- Fear of the Future -We live in the reality of not knowing what the future holds. We are not God, we have not authored history and so what is to comes is still a vast, dark abyss to many of us and it haunts us. We live in fear of the future, struggling to believe God’s promises to be good despite the uncertainty. This can lead to sinful attempts to control, manage, and damage-control styles of ministry that do not result in fruitful congregational care. Instead, we are to entrust ourselves to the God whose will for the ages is Christ crucified and resurrected, a sure hope for the future.
4 Ways to Get Back On Track So how do we get back on track? Well, Tripp has four key steps, not silver-bullet, quick-fixes, but regular disciplines that will cut to the heart of your ministry fears, drawing you back to a ministry rooted in faith in Christ.
- Own Your Fears – Lying to yourself doesn’t help. Fears have greater power when they go unnamed. Instead, be honest, humbly take your fear to the One who is bigger than your fears. Let grace into the equation.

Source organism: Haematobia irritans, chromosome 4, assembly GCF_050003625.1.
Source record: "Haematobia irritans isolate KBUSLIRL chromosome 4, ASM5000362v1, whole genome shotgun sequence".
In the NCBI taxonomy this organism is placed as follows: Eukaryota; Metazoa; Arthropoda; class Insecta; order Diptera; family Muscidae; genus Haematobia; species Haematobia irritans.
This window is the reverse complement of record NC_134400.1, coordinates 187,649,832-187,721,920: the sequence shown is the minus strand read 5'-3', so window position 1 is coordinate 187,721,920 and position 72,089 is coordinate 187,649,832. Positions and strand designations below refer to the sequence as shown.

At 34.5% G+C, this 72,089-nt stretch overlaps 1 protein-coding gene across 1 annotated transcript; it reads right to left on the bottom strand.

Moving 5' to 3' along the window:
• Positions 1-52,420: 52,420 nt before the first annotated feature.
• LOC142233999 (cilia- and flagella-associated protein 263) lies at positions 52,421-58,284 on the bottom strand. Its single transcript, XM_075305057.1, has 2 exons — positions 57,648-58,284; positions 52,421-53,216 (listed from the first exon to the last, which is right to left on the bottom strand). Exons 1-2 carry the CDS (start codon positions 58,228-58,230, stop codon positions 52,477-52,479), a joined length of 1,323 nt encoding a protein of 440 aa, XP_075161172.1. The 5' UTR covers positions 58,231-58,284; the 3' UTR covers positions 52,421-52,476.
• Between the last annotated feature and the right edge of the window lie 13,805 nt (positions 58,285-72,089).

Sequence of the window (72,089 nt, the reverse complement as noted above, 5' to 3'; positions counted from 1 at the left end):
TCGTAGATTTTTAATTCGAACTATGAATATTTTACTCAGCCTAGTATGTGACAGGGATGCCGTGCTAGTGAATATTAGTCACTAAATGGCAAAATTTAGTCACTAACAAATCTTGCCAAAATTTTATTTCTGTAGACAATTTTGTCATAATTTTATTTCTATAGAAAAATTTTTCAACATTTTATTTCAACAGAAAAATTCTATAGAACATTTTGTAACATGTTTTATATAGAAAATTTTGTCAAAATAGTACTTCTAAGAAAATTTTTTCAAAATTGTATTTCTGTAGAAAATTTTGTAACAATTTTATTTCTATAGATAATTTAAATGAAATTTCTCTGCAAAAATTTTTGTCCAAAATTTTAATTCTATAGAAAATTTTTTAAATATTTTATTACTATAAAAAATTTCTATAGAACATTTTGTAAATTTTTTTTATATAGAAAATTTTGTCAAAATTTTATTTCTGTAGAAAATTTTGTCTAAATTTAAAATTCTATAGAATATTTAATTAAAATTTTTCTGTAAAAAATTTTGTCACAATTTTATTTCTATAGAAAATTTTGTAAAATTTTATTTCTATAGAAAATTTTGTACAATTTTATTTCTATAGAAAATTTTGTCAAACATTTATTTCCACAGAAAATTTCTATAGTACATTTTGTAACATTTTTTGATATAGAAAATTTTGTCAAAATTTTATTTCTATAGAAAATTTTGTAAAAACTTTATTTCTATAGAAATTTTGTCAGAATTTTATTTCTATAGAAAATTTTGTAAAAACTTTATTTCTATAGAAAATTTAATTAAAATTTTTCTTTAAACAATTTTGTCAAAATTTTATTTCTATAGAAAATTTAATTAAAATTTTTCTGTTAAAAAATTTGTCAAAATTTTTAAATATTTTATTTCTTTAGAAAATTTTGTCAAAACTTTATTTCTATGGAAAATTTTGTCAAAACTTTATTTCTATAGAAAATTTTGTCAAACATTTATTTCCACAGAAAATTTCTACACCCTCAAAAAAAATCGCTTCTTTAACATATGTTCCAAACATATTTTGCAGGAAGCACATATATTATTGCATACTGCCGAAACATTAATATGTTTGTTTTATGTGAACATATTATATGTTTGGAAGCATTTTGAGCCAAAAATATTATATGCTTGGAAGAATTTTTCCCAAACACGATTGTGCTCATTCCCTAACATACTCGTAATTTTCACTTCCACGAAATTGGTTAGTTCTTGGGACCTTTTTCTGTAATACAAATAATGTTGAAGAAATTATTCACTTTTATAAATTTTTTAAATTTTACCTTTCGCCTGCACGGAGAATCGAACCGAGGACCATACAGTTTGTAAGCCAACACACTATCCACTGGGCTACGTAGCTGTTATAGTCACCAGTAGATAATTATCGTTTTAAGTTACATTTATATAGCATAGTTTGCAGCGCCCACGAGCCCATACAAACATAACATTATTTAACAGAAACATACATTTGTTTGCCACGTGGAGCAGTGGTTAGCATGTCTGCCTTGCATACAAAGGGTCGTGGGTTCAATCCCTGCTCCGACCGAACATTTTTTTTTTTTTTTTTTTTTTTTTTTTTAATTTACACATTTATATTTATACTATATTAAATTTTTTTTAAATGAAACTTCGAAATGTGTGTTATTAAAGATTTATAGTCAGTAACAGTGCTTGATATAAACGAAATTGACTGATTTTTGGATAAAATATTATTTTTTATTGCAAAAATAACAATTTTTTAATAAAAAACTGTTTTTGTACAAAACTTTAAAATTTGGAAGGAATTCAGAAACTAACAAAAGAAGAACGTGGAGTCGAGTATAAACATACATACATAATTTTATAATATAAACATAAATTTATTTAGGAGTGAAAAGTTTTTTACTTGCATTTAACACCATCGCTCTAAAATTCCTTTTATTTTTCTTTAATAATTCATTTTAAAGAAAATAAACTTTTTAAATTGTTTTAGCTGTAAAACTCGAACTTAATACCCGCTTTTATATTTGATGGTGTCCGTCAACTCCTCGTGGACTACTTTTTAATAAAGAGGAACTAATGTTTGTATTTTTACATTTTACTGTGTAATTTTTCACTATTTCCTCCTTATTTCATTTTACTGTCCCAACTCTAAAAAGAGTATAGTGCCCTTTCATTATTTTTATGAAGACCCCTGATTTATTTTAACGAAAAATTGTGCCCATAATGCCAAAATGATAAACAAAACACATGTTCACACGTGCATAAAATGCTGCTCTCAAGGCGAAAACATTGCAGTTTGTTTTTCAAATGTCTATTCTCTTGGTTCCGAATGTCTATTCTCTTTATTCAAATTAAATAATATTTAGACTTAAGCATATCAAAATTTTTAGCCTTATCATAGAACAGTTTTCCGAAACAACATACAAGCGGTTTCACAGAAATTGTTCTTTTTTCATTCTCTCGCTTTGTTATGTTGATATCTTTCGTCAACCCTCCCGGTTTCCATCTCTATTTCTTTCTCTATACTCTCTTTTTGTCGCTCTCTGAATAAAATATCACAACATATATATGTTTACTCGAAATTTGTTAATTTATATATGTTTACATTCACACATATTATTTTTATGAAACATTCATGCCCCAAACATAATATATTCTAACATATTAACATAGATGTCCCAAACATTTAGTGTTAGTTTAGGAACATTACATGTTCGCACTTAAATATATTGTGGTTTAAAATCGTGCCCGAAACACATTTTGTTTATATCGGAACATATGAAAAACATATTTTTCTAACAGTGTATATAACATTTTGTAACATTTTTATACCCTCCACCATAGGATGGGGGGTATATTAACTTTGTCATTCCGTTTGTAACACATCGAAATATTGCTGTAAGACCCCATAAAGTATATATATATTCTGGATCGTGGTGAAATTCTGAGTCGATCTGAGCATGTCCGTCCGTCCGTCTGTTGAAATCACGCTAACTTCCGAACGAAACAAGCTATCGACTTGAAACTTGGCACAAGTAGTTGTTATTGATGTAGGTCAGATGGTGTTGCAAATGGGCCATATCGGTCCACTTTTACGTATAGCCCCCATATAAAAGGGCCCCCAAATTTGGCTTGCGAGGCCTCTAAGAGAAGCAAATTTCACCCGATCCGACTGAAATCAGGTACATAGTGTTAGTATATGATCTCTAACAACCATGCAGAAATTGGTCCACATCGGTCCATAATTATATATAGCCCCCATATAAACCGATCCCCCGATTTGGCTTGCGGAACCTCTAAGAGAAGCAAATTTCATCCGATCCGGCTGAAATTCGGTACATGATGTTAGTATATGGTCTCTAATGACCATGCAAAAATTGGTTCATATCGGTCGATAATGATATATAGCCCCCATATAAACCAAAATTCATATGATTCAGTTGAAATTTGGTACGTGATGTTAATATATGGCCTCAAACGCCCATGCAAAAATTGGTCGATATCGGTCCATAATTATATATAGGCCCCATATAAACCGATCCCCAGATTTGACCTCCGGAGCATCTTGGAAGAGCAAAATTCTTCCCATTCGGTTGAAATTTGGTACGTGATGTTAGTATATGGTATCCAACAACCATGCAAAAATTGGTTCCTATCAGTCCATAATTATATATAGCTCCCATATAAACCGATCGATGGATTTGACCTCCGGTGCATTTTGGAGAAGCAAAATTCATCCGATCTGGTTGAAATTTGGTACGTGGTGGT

- Confess them and Repent – Doubling down on your sin doesn’t help, but only blinds you to the places it has its grip on your life. Confess the ways that fear has dominated your ministry, apologize those whom it has harmed and ask God to reveal the places where idolatry has led you to fear and sin.
- Watch your Meditation – You’re constantly preaching to yourself. Only God knows your thoughts better than you, keep a watchful eye on the words your heart is uttering to yourself. Watch to see where fear is creeping in, where the weight of human opinion and circumstance is crowding out the weight of God’s glory.
- Preach the Gospel to Yourself – This is the only way to stay rooted and firm. We need to tirelessly remind ourselves the truth of the Gospel of our salvation. This Gospel is about a big God who saves us from problems beyond our reckoning–demon and death-sized problems. He can surely overwhelm what overwhelms us. This Gospel is about an acceptance that was purchased in the face of powers of hell and the weight of infinite guilt. What could ever separate us from our Lord?
It is as we remember these truths and are filled with awe of the God that we serve, that our human fears will take on their proper proportion, and we can begin to serve in faith, not fear.
Soli Deo Gloria